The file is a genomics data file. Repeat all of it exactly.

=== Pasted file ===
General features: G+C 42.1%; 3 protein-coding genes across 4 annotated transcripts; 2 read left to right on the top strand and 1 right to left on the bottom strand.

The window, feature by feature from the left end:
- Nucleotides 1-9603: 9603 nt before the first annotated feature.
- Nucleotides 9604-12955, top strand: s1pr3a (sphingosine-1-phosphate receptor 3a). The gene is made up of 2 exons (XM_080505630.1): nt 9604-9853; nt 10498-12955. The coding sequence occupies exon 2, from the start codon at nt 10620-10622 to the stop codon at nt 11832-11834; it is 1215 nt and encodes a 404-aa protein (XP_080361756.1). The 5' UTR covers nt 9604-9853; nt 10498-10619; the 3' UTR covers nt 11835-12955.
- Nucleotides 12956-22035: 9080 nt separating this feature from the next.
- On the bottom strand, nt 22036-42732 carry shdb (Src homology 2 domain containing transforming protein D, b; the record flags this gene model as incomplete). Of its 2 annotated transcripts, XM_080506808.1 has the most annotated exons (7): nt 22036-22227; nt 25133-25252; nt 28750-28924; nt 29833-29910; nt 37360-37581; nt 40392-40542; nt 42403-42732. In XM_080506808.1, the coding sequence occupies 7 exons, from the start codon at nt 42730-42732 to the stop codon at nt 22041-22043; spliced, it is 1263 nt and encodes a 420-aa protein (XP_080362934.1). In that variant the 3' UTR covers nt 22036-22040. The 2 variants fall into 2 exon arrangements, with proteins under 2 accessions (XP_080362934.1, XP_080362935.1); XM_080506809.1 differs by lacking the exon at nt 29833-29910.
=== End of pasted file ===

General features: G+C 42.1%; 3 protein-coding genes across 4 annotated transcripts; 2 read left to right on the top strand and 1 right to left on the bottom strand.

The window, feature by feature from the left end:
- Nucleotides 1-9603: 9603 nt before the first annotated feature.
- Nucleotides 9604-12955, top strand: s1pr3a (sphingosine-1-phosphate receptor 3a). The gene is made up of 2 exons (XM_080505630.1): nt 9604-9853; nt 10498-12955. The coding sequence occupies exon 2, from the start codon at nt 10620-10622 to the stop codon at nt 11832-11834; it is 1215 nt and encodes a 404-aa protein (XP_080361756.1). The 5' UTR covers nt 9604-9853; nt 10498-10619; the 3' UTR covers nt 11835-12955.
- Nucleotides 12956-22035: 9080 nt separating this feature from the next.
- On the bottom strand, nt 22036-42732 carry shdb (Src homology 2 domain containing transforming protein D, b; the record flags this gene model as incomplete). Of its 2 annotated transcripts, XM_080506808.1 has the most annotated exons (7): nt 22036-22227; nt 25133-25252; nt 28750-28924; nt 29833-29910; nt 37360-37581; nt 40392-40542; nt 42403-42732. In XM_080506808.1, the coding sequence occupies 7 exons, from the start codon at nt 42730-42732 to the stop codon at nt 22041-22043; spliced, it is 1263 nt and encodes a 420-aa protein (XP_080362934.1). In that variant the 3' UTR covers nt 22036-22040. The 2 variants fall into 2 exon arrangements, with proteins under 2 accessions (XP_080362934.1, XP_080362935.1); XM_080506809.1 differs by lacking the exon at nt 29833-29910.